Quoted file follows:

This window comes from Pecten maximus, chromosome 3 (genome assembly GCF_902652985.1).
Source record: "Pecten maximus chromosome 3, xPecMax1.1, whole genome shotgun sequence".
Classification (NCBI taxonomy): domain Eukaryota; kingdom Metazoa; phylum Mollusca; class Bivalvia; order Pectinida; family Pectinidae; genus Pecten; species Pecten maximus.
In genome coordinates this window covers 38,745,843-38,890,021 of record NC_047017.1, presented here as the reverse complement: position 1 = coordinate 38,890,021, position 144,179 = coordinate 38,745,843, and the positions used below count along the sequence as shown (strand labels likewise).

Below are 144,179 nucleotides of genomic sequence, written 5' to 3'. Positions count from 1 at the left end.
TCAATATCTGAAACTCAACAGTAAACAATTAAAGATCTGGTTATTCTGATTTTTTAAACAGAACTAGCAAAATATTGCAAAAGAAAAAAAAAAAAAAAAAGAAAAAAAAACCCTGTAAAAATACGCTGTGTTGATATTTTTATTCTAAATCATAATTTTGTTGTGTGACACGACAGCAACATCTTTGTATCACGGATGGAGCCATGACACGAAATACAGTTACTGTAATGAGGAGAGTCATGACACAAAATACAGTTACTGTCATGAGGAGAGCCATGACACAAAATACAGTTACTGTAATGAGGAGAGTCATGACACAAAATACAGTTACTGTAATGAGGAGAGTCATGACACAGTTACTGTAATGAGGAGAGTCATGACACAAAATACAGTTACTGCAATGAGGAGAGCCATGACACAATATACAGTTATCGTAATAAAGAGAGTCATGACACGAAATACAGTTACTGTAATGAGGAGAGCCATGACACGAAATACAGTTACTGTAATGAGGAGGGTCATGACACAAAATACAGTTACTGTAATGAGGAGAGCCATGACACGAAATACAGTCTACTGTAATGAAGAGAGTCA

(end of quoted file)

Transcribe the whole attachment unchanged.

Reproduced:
This window comes from Pecten maximus, chromosome 3 (genome assembly GCF_902652985.1).
Source record: "Pecten maximus chromosome 3, xPecMax1.1, whole genome shotgun sequence".
Classification (NCBI taxonomy): domain Eukaryota; kingdom Metazoa; phylum Mollusca; class Bivalvia; order Pectinida; family Pectinidae; genus Pecten; species Pecten maximus.
In genome coordinates this window covers 38,745,843-38,890,021 of record NC_047017.1, presented here as the reverse complement: position 1 = coordinate 38,890,021, position 144,179 = coordinate 38,745,843, and the positions used below count along the sequence as shown (strand labels likewise).

Below are 144,179 nucleotides of genomic sequence, written 5' to 3'. Positions count from 1 at the left end.
TCAATATCTGAAACTCAACAGTAAACAATTAAAGATCTGGTTATTCTGATTTTTTAAACAGAACTAGCAAAATATTGCAAAAGAAAAAAAAAAAAAAAAAGAAAAAAAAACCCTGTAAAAATACGCTGTGTTGATATTTTTATTCTAAATCATAATTTTGTTGTGTGACACGACAGCAACATCTTTGTATCACGGATGGAGCCATGACACGAAATACAGTTACTGTAATGAGGAGAGTCATGACACAAAATACAGTTACTGTCATGAGGAGAGCCATGACACAAAATACAGTTACTGTAATGAGGAGAGTCATGACACAAAATACAGTTACTGTAATGAGGAGAGTCATGACACAGTTACTGTAATGAGGAGAGTCATGACACAAAATACAGTTACTGCAATGAGGAGAGCCATGACACAATATACAGTTATCGTAATAAAGAGAGTCATGACACGAAATACAGTTACTGTAATGAGGAGAGCCATGACACGAAATACAGTTACTGTAATGAGGAGGGTCATGACACAAAATACAGTTACTGTAATGAGGAGAGCCATGACACGAAATACAGTCTACTGTAATGAAGAGAGTCA